Nonetheless, one thing is certain. The citizens of Poland are tired of their authoritarian and patriarchal government attempting to take over their lives for their own. The citizens will continue to advocate for their rights, ensuring their voices are heard in a world where many want those voices silenced.
Through Teen Lenses: Have you heard about the abortion ban in Poland? If so, what do you think about it?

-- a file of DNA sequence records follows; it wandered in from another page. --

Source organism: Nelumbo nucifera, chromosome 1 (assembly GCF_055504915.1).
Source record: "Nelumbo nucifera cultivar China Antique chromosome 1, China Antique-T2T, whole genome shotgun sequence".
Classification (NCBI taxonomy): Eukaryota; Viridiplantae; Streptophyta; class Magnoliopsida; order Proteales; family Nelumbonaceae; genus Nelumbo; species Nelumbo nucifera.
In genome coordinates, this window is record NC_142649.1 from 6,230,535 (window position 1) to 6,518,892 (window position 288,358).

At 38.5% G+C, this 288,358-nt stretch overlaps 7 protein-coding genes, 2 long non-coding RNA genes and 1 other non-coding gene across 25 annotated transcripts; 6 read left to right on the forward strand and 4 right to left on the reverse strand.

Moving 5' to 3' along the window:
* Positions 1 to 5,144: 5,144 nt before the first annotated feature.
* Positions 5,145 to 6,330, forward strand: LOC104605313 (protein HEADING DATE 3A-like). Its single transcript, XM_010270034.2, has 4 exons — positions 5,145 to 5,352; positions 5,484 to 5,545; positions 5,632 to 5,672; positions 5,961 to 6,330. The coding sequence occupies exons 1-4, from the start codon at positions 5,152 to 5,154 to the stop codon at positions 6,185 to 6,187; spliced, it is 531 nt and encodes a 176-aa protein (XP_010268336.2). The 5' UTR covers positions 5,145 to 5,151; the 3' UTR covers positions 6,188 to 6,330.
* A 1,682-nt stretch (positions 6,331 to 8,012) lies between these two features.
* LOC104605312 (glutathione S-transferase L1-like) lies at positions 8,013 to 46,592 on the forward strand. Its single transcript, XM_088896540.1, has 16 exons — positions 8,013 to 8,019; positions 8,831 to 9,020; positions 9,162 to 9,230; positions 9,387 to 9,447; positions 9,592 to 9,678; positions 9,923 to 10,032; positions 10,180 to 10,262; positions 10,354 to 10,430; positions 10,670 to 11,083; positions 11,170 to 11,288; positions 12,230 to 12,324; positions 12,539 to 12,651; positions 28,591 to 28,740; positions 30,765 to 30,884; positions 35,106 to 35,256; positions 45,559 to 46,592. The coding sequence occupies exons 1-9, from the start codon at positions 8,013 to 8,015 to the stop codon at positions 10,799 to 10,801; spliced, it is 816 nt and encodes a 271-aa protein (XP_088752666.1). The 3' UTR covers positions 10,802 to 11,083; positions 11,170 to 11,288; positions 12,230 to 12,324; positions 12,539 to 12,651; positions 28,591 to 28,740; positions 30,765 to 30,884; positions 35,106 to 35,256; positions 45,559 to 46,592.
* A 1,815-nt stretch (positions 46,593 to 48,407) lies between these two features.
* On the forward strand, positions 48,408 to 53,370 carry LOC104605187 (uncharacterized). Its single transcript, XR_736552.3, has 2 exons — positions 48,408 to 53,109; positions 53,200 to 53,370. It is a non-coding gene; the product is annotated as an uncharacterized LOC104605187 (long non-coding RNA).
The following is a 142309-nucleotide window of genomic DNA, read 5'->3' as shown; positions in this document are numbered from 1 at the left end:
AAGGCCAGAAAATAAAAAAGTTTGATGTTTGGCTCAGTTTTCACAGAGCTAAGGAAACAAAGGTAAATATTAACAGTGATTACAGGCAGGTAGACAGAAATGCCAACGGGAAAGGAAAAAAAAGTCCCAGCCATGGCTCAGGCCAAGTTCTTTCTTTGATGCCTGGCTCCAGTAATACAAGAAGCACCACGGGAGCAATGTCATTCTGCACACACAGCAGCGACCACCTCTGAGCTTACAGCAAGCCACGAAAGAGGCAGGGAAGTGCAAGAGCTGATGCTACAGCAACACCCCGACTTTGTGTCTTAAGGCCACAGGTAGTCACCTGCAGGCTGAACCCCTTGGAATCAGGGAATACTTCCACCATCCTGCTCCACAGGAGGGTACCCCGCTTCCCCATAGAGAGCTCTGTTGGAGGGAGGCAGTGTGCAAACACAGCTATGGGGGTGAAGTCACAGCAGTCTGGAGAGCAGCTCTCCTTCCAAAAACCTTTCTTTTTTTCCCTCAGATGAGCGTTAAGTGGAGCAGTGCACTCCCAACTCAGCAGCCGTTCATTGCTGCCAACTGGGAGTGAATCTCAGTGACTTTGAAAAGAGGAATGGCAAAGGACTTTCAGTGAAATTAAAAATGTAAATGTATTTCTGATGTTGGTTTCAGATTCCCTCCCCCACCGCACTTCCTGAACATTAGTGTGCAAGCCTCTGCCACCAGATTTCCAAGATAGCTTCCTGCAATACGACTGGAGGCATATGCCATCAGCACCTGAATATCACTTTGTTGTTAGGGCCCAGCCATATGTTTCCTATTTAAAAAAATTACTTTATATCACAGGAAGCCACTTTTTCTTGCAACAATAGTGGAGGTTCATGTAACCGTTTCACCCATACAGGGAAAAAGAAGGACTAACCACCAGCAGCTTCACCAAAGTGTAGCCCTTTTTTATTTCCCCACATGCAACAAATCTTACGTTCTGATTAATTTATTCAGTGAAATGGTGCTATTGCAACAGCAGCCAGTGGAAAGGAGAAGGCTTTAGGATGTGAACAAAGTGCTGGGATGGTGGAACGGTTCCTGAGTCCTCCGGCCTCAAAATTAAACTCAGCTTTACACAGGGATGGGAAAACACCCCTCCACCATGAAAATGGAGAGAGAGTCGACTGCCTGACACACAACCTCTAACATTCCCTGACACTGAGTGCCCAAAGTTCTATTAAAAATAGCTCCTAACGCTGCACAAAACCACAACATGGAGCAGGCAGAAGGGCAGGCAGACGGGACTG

“I have heard about it! I’ve seen articles discussing it on CNN & New York Times, as well as a lot of conversation about it on social media. I’m really glad about this, since it will impact thousands of lives specifically on social media. Personally, I’m a catholic but I am pro-choice and I find it extremely unsettling that a developed country would even propose a restriction like this, much less try to pass it. I know poland had considerably strict abortion laws in place even before this ban, but the fact that hundreds or thousands of women who will need abortion services will have to resort to dangerous and unsanitary methods is probably my biggest concern. Again, a personal opinion, but I believe that the value of a life is determined by the sentience and/or sapience of a being. The polish government is essentially placing the value of a life that lacks sentience over one that possesses it, which also really discomforts me. Also, to my knowledge, Poland’s foster care system isn’t too impressive which creates an even larger traumatic guilt issue for the women who are being forced to give birth. Overall, I just don’t see the logic in the ban or the pro-life argument, and I really hope that the protests there will somehow stop the ban from being implemented.” Ava Nash, Sophomore at Langley High School, 15, McLean, Virginia